‘In the winter of 1820, the New England whaling ship Essex was assaulted by something no one could believe: a whale of mammoth size and will, and an almost human sense of vengeance. The real-life maritime disaster would inspire Herman Melville’s Moby-Dick. But that told only half the story.
‘In the Heart of the Sea reveals the encounter’s harrowing aftermath, as the ship’s surviving crew is pushed to their limits and forced to do the unthinkable to stay alive. Braving storms, starvation, panic and despair, the men will call into question their deepest beliefs, from the value of their lives to the morality of their trade, as their captain searches for direction on the open sea and his first mate still seeks to bring the great whale down.’
Well, it’ll be fun – but no doubt it will also feature pretty young people, and some serious dollops of the schmaltz Hollywood uses to sell films to the youngsters that buy most of the tickets. But at least the story of the Essex is not being forgotten.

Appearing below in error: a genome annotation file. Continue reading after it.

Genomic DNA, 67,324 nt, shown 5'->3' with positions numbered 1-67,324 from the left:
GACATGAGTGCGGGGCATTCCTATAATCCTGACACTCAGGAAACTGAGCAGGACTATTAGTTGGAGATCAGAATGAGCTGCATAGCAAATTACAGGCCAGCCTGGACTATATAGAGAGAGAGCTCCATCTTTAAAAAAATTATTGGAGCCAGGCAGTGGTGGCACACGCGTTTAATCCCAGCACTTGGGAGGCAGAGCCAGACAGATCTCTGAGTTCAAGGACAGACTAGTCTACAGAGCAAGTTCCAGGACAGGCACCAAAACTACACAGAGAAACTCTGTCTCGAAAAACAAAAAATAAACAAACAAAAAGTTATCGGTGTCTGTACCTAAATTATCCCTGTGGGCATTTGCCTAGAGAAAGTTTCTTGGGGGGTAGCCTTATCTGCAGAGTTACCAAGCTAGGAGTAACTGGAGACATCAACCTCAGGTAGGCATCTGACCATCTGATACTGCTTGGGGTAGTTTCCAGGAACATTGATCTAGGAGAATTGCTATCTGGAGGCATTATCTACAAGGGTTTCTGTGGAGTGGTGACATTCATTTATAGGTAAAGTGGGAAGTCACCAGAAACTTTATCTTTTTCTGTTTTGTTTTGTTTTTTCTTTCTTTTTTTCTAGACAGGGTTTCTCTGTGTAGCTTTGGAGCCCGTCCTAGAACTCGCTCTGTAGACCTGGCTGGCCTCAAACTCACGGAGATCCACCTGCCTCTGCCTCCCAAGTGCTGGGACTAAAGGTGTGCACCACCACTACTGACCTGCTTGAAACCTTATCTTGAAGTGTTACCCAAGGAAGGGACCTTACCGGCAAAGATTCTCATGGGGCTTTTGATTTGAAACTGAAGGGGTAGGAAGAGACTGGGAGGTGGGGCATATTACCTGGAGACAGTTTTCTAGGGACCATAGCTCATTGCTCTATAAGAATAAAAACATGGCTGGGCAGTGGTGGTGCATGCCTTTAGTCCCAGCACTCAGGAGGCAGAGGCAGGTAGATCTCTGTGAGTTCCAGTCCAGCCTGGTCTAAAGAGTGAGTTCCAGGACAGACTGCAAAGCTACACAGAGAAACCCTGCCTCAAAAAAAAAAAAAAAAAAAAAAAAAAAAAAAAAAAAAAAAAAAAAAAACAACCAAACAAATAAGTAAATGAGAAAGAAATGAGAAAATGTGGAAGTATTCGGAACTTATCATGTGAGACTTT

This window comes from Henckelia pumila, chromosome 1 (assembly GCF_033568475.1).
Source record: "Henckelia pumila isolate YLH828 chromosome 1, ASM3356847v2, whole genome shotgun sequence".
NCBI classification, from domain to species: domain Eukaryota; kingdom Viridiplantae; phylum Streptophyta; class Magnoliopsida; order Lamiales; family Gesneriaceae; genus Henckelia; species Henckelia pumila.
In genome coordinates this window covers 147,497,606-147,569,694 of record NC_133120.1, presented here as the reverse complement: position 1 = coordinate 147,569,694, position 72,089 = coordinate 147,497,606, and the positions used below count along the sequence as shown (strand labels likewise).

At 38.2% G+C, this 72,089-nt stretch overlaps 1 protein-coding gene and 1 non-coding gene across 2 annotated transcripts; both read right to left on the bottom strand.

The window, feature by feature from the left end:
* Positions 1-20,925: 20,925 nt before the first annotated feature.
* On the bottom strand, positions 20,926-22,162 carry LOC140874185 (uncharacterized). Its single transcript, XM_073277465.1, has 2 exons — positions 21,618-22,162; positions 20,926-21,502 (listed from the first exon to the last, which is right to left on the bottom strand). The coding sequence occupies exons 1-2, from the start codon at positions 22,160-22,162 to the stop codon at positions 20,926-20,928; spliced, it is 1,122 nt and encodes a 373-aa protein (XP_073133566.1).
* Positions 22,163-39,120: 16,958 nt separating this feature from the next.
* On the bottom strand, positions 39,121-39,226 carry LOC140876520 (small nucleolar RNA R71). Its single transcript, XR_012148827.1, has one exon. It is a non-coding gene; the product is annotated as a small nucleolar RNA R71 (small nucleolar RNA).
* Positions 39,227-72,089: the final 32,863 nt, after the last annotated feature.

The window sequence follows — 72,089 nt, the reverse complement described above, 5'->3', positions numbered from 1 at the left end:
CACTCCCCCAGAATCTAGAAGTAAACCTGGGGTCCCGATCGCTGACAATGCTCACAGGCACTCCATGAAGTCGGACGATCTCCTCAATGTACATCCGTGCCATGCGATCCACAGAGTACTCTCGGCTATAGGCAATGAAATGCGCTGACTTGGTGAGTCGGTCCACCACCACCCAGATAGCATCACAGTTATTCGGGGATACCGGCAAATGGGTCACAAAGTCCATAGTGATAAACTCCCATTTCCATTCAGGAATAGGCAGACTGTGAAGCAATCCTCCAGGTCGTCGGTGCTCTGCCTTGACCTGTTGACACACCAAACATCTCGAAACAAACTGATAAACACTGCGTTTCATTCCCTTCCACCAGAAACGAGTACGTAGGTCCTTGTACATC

HMS Pickle leaves Gibraltar – sadly she lost part of one of her masts off Cape Trafalgar, but that didn’t stop Mal and his crew from placing wreaths in the sea in memory of the sailors lost at the Battle of Trafalgar, and the loss of the original HMS Pickle off Cadiz.
I gather the next leg is to the Channel Islands, where they plan to pick up the head of National Historic Ships, Martin Heighton.
This is a selection of photos from the past couple of weeks as Mal Nicholson and his team get Pickle ready to sail back to Blighty. The topsail schooner is a replica of HMS Pickle, aboard which Captain’s Lapotenaire brought news to Britain of the victory at Trafalgar and the death of Nelson.
She’s planning to leave on the 4th October, and I’ve heard there are discussions about organising a welcome home for her. When I know more, I’ll post it here.
Pickle is an interesting vessel in other ways also, as she was originally built in Bermuda, and is of a type known as a Bermuda sloop. It’s interesting that the term’s used to describe something quite different these days…